Paint it BlackBerry
On either side are call start and stop buttons, home and back keys plus two soft keys for the Contacts list and the Windows menu. The four-line keyboard is nicely done, and though there are no spaces between the keys in each line, the rounded shape of the buttons makes them easy to distinguish under the thumb. We found it just as easy to use with one or two hands.
A good, messaging-friendly keyboard
We'd have liked to be able to get symbols by holding down the appropriate key, which is how our Nokia E71 works. Instead, you'll have to use the FN button, requiring two presses to put a number into a text message. Shame.
There are shortcut keys for messaging and Windows Messenger, as well as Inner Circle, a utility that prioritises emails from your most important contacts. You can add anyone to your Inner Circle list, and when you press the dedicated key on the keyboard, emails from anyone on that list come to the fore. Unfortunately, there's only one Inner Circle, so your most important family members will be bundled in with your most important work colleagues, but it's still useful if you've got a bulging inbox full of trivia.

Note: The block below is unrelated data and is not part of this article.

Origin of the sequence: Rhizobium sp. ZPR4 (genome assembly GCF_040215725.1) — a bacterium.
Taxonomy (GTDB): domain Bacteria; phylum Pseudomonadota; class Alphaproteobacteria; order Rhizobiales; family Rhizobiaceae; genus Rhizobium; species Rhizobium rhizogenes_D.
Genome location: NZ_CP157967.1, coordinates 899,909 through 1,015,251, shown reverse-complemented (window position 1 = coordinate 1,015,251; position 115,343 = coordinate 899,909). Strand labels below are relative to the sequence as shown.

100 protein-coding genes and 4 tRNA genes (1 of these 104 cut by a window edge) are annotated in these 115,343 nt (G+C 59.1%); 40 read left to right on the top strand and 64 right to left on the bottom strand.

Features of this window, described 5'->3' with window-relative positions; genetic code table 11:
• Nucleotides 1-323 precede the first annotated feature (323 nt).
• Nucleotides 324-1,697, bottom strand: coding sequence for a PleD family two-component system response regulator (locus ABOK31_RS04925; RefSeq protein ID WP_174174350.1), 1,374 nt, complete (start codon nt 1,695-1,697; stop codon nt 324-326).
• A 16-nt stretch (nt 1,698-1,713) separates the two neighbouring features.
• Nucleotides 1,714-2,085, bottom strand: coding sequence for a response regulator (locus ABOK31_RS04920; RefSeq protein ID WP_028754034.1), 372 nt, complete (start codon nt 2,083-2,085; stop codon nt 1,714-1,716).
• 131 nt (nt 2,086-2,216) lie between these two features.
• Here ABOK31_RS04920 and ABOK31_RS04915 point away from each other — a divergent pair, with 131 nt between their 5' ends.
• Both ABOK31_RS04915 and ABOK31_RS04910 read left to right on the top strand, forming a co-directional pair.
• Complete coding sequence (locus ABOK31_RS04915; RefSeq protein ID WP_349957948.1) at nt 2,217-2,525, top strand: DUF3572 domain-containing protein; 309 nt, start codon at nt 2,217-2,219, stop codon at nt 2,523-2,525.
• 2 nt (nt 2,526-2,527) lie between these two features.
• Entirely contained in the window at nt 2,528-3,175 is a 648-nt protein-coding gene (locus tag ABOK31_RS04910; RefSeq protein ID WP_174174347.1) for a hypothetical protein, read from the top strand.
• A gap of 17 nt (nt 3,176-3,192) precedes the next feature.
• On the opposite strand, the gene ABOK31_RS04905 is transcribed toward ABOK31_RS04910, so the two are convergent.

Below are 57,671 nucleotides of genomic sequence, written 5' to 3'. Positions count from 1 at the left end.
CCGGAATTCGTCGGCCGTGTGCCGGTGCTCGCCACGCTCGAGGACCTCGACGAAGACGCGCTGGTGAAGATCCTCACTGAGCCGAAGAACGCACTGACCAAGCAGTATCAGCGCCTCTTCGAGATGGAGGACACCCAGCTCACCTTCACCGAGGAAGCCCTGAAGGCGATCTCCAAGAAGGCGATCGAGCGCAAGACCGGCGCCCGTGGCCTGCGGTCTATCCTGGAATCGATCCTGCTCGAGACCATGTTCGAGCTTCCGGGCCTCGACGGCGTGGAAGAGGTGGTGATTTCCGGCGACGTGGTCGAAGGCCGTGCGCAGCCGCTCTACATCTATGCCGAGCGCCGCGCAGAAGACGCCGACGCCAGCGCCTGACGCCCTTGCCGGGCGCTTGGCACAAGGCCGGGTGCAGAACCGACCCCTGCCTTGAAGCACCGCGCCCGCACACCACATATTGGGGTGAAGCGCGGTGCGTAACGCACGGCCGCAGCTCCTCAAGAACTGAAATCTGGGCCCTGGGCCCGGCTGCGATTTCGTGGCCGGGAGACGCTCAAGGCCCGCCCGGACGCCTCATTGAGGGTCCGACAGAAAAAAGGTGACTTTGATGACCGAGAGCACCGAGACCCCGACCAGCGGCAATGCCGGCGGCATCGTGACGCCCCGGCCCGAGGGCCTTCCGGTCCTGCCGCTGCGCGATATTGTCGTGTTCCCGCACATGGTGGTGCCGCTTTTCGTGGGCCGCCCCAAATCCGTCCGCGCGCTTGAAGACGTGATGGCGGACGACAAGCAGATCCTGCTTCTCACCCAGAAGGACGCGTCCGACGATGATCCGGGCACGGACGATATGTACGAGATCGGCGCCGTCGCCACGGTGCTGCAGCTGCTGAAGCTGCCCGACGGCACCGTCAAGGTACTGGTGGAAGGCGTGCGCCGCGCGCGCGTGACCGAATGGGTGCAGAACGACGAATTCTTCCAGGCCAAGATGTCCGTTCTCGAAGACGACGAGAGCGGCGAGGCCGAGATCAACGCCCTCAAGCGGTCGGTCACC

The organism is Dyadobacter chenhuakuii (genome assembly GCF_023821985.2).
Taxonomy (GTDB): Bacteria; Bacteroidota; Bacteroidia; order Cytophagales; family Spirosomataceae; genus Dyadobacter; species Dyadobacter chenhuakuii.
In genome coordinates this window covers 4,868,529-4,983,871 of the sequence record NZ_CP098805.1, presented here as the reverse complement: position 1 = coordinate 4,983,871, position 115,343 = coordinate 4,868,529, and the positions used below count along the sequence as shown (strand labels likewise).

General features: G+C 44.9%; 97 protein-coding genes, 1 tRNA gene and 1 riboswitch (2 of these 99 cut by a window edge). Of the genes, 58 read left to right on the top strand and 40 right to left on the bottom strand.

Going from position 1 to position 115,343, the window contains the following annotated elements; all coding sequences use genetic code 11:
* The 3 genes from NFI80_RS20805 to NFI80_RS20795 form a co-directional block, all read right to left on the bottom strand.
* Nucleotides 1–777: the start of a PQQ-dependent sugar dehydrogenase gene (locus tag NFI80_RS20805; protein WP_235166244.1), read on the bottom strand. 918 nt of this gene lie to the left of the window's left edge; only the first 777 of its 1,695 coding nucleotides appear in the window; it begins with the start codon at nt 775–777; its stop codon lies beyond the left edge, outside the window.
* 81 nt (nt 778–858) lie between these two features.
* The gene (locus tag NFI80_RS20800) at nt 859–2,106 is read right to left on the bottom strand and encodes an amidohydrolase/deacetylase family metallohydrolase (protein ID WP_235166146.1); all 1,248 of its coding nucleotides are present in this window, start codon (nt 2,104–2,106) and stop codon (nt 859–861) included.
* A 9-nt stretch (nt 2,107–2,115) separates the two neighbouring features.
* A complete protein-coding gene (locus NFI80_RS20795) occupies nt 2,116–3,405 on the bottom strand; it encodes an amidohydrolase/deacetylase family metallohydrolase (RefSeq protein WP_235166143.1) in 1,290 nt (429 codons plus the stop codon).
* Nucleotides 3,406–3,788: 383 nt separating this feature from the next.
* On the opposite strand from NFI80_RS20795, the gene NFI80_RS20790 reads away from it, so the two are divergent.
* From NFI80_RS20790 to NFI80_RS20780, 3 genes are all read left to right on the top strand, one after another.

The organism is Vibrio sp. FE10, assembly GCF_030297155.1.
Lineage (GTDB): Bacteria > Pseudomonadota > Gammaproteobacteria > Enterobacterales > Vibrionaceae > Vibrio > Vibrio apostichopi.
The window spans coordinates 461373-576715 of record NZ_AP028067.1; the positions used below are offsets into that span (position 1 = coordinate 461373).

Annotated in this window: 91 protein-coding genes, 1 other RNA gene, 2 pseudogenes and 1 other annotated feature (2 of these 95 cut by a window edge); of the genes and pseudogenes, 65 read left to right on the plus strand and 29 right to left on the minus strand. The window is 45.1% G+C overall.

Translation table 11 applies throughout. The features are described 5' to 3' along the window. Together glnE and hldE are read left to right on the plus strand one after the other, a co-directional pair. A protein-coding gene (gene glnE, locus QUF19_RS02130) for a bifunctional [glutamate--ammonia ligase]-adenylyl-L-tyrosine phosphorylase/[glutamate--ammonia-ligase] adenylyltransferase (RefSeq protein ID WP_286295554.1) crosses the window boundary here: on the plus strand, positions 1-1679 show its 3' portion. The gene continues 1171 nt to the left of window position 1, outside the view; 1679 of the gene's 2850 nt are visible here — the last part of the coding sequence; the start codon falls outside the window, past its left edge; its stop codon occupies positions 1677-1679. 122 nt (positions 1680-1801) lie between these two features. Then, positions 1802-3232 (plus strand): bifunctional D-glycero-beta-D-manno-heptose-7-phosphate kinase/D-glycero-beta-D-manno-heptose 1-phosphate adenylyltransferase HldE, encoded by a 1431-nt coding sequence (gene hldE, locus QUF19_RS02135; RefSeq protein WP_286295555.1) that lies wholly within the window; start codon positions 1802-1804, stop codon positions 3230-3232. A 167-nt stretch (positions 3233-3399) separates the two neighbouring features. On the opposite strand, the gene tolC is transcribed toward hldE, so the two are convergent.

HTC has improved on the Windows UI...
The Windows Mobile 6.1 Standard edition user interface hasn't had the same extensive overhaul treatment as HTC's touch screen devices such as the Touch Pro 2. There's a basic HTC menu which allows you to flick between the main apps such as messaging, calendar, settings, video, music player, web browser, weather etc, but the Windows menu brings up the OS' standard clunky layout. If HTC plans more Windows Mobile Standard devices, we'd like to see the interface brought up to the standard of their touchscreen brethren.
...but it's as big an overhaul as the Touch phones' UI is
POP3 email accounts were easy to set up and you can arrange for your inbox to be checked automatically at five minute intervals or less.
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